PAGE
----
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JPMorgan Chase to buy Bear Stearns

  • Story Highlights
  • Acquisition values Bear Stearns shares at $2; shares closed Friday at $30
  • U.S. Fed providing financing for up to $30 billion in Bear Stearns assets
  • Bear Stearns was facing "run on the bank" on Friday
  • Deal, if approved by shareholders, will close in June
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NEW YORK (CNNMoney.com) -- JPMorgan Chase & Co. said Sunday that it is buying troubled Wall Street firm Bear Stearns, amid deepening fears that Bear's demise could have sent shockwaves across already shaky financial markets.

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The deal to buy Bear Stearns is worth an estimated $236 million.

The deal values Bear Stearns at $236 million, or just $2 a share. Shares had closed at $30 on Friday, down 47 percent that day.

"Effective immediately, JPMorgan Chase is guaranteeing the trading obligations of Bear Stearns and its subsidiaries and is providing management oversight for its operations," said a statement released Sunday by JPMorgan.

Shareholders must approve the deal, which is expected to close by the end of June.

JPMorgan is taking immediate responsibility for Bear's trading obligations and assuming "management oversight" of the firm's operations. The deal has already been approved by the Federal Reserve and other regulators, according to the statement.

The Fed is providing special emergency financing for up to $30 billion in Bear Stearns assets.

"JPMorgan stands behind Bear Stearns," said Jamie Dimon, chairman and chief executive of JPMorgan. "Bear Stearns clients and counterparties should feel secure that JPMorgan is guaranteeing ... risk," he continued.

The fast-track deal is expected to close by the end of June, the statement said.

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Bear Stearns was on the brink of financial collapse Friday when JPMorgan and the Federal Reserve Bank of New York said they would provide the brokerage a short-term loan.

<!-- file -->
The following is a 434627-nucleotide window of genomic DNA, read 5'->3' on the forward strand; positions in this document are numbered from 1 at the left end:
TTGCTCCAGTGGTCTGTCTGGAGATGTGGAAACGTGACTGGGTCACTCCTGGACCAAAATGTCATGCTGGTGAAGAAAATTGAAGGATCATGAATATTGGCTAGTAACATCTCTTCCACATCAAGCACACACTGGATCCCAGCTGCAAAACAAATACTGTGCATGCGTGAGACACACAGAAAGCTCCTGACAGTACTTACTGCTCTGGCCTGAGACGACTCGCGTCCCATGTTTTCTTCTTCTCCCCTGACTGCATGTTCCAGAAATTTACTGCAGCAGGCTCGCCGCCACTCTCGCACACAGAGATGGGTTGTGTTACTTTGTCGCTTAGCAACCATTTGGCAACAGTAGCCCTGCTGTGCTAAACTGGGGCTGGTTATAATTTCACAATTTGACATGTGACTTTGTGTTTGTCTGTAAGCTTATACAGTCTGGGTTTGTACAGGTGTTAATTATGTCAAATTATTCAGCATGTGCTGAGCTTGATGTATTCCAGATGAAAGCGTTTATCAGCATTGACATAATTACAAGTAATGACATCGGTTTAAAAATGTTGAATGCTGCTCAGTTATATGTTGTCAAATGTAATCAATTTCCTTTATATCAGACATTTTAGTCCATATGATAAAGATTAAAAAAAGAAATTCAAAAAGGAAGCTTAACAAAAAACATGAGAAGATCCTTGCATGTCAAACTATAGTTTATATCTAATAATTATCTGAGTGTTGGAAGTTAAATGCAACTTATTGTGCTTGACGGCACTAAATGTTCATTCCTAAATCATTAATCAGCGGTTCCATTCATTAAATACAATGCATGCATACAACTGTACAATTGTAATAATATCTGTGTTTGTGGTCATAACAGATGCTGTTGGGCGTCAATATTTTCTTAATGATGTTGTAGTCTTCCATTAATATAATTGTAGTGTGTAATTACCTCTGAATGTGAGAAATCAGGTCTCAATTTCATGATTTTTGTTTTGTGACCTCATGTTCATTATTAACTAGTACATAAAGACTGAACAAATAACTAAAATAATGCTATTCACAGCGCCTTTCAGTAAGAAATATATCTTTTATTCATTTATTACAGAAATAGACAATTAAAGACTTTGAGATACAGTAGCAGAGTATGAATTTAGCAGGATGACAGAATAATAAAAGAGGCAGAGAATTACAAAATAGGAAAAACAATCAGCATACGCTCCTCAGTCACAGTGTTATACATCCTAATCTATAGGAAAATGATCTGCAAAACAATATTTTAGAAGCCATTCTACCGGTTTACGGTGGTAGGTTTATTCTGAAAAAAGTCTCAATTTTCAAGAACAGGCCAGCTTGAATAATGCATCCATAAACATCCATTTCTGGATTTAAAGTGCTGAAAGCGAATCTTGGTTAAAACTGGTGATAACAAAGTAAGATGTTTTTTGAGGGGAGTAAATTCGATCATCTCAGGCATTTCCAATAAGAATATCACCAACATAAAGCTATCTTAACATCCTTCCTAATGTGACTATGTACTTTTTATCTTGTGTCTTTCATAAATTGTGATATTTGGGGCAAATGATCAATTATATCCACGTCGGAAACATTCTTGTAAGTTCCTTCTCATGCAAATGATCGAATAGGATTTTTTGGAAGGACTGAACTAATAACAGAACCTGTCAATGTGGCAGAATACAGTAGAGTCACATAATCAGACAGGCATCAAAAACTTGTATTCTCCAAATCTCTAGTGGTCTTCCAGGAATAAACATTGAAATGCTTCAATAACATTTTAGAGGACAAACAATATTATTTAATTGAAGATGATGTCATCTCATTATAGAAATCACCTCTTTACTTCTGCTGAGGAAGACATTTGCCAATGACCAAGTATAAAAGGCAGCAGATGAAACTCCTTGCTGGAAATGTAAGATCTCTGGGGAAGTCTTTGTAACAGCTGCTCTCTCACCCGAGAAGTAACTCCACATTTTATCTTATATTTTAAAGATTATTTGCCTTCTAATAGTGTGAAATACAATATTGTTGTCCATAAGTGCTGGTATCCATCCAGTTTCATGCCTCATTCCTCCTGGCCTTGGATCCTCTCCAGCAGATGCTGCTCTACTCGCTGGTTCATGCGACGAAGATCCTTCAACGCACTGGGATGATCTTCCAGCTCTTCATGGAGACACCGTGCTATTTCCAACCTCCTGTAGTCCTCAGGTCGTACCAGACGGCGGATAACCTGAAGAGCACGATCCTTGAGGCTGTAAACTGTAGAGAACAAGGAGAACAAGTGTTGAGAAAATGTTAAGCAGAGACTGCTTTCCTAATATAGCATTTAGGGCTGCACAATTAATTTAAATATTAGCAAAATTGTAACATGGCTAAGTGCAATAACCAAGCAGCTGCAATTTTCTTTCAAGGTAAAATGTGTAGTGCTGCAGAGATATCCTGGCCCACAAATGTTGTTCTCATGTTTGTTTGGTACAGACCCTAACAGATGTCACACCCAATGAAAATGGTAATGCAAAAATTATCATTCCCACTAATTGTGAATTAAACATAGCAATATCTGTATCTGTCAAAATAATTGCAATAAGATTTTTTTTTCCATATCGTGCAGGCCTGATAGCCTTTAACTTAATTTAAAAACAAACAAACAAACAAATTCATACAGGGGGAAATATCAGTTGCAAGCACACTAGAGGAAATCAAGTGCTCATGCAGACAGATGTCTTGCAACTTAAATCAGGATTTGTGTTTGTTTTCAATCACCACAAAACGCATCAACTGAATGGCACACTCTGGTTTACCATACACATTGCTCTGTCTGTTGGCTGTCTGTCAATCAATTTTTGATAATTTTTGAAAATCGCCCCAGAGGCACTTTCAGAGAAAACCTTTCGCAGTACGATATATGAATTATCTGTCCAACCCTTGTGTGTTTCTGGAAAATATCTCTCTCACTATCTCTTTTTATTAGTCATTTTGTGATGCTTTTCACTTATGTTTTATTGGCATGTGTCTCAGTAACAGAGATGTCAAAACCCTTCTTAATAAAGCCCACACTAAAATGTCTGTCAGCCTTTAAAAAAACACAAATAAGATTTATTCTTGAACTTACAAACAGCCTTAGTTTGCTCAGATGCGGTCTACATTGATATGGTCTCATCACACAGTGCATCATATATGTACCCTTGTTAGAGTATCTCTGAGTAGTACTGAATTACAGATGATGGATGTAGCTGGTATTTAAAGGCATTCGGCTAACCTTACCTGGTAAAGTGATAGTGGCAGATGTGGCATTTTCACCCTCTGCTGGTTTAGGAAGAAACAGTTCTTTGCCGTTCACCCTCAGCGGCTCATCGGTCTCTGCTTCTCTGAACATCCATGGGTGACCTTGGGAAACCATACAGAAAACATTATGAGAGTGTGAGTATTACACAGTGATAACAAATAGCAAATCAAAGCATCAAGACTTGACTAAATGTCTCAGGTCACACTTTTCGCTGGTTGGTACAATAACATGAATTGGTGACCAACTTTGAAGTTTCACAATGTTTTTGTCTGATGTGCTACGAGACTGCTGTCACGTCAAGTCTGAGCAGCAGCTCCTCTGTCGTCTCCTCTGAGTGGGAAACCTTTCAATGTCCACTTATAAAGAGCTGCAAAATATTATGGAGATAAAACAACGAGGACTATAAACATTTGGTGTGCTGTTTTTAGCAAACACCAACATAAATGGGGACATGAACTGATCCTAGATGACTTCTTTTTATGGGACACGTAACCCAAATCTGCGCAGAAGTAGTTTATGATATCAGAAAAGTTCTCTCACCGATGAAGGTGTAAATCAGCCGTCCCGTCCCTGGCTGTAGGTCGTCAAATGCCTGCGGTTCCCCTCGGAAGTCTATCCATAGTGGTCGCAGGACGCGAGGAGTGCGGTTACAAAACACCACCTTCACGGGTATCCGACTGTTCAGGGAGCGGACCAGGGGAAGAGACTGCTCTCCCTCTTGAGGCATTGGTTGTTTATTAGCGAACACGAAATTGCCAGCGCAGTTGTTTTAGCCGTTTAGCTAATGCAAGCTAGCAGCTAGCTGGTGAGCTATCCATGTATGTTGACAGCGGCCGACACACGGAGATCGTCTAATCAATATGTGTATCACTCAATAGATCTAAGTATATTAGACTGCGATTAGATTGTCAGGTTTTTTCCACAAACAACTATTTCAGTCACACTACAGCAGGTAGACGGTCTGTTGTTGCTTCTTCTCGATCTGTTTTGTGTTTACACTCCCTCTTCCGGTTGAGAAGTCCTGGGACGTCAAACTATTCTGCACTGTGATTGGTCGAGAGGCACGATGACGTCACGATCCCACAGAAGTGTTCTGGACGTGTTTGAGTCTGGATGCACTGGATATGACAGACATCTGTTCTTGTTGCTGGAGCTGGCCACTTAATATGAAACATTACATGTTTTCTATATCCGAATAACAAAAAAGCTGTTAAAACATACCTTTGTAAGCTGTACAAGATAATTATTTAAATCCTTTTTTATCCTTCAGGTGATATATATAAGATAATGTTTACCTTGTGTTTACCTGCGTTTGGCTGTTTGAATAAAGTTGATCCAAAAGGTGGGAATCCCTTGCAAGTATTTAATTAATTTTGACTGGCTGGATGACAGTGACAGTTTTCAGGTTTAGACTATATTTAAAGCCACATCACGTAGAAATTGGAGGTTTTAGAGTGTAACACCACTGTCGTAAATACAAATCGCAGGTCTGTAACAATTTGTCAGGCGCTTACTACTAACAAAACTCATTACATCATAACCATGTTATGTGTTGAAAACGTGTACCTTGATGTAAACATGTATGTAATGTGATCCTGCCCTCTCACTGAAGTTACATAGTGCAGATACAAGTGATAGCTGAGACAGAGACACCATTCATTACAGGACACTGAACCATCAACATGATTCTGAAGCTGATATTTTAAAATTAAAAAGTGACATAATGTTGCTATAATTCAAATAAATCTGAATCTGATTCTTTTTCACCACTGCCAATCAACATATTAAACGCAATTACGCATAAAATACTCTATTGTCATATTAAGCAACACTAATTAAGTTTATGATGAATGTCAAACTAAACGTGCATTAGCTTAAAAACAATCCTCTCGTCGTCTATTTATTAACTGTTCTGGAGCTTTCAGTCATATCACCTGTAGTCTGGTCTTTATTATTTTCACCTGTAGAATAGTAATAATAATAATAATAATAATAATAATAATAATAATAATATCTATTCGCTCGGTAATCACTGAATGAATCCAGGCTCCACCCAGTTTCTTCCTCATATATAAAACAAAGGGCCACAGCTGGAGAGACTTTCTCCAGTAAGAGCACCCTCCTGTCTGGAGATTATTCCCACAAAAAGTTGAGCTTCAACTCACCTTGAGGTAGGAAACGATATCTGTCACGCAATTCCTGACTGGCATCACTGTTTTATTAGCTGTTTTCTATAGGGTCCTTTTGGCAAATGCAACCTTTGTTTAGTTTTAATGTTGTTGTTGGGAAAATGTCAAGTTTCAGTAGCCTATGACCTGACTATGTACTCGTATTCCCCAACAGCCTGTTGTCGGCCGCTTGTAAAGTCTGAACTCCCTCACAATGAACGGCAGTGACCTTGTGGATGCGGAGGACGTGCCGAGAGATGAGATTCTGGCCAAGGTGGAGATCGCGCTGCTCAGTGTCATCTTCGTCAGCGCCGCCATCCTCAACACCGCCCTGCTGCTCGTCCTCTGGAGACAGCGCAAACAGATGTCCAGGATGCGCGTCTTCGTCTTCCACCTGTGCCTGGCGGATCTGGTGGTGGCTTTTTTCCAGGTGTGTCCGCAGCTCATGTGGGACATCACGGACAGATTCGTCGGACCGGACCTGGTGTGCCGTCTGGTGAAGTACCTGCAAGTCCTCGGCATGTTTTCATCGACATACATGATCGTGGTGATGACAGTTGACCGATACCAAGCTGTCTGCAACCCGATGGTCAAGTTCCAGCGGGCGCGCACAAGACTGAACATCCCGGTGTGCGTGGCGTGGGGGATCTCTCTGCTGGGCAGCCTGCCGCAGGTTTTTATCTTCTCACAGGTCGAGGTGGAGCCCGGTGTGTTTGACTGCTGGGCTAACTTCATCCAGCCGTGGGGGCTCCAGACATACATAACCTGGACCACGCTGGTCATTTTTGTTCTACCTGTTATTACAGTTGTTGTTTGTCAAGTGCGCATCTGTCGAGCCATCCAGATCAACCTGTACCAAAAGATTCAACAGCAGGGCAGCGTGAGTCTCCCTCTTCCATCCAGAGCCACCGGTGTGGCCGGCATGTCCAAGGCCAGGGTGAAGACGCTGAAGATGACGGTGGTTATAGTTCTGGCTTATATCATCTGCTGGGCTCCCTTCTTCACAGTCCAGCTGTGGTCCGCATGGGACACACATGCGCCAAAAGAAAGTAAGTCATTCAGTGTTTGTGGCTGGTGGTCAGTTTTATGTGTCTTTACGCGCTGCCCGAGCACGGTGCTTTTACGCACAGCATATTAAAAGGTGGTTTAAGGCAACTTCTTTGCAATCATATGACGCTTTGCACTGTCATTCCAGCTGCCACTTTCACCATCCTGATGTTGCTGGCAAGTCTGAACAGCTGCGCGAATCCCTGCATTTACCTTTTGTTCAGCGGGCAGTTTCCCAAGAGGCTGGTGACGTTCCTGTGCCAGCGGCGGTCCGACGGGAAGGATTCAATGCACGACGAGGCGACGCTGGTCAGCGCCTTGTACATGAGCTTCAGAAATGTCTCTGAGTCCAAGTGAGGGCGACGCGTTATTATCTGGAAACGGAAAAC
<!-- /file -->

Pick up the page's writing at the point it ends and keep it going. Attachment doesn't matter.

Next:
Bear was dealing with a classic "run on the bank." The firm's short-term creditors refused to lend the firm any more money and simultaneously demanded repayment of outstanding debt.

The one-two punch overwhelmed Bear's cash position.

With the global credit crisis worsening, the Fed -- along with officials from the Treasury Department and other government agencies -- took the dramatic action to prevent the investment bank from going under and igniting widespread panic through the financial markets. Video Watch a discussion on the impact on global markets »

Treasury Secretary Henry Paulson said on Sunday that talks about how to rescue Bear had continued throughout the weekend. He defended the Fed's bailout on Friday as "the right decision" and said the Bush administration was ready to take other actions to bring stability to the financial markets.

He would not say what might have happened had the government failed to step in.

"I'm not going to speculate about what-ifs," he said. "I'm just going to say our clear priority right now -- our number one priority, everything we're doing in the economic arena -- is to minimize instability, minimize spillover into the real economy."

Bear Stearns has approximately 14,000 employees worldwide.

The deal marks an inglorious chapter for 85-year-old Bear Stearns, a storied Wall Street firm the unraveling of which has been fast and furious.

Rumors that Bear Stearns was on the verge of collapse started buzzing around Wall Street trading desks last Monday. Chief Executive Alan Schwartz -- who took over as CEO in early January from longtime chief Jimmy Cayne -- appeared on television on Wednesday afternoon to reassure the markets that the firm was stable.

But by Thursday night, Bear was in a severe crunch. Some firms that trade with it effectively stopped offering it credit because they feared that Bear was running short of short-term funding, or liquidity.

"The past week has been an incredibly difficult time for Bear Stearns," said Alan Schwartz, president and CEO of Bear Stearns. "This transaction represents the best outcome for all of our constituencies based upon the current circumstances."

White House spokesman Tony Fratto told CNN on Sunday that Paulson has briefed U.S. President George W. Bush on the Federal Reserve's role in helping to facilitate the purchase.

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"We appreciate the actions taken by the Federal Reserve this evening," said Fratto. "Secretary Paulson and Chairman Bernanke are actively engaged in addressing issues affecting our financial markets. Secretary Paulson has kept the President briefed on recent developments."

Shares of Bear Stearns opened last week at $69.75 and traded as high as $159 last year. E-mail to a friend E-mail to a friend

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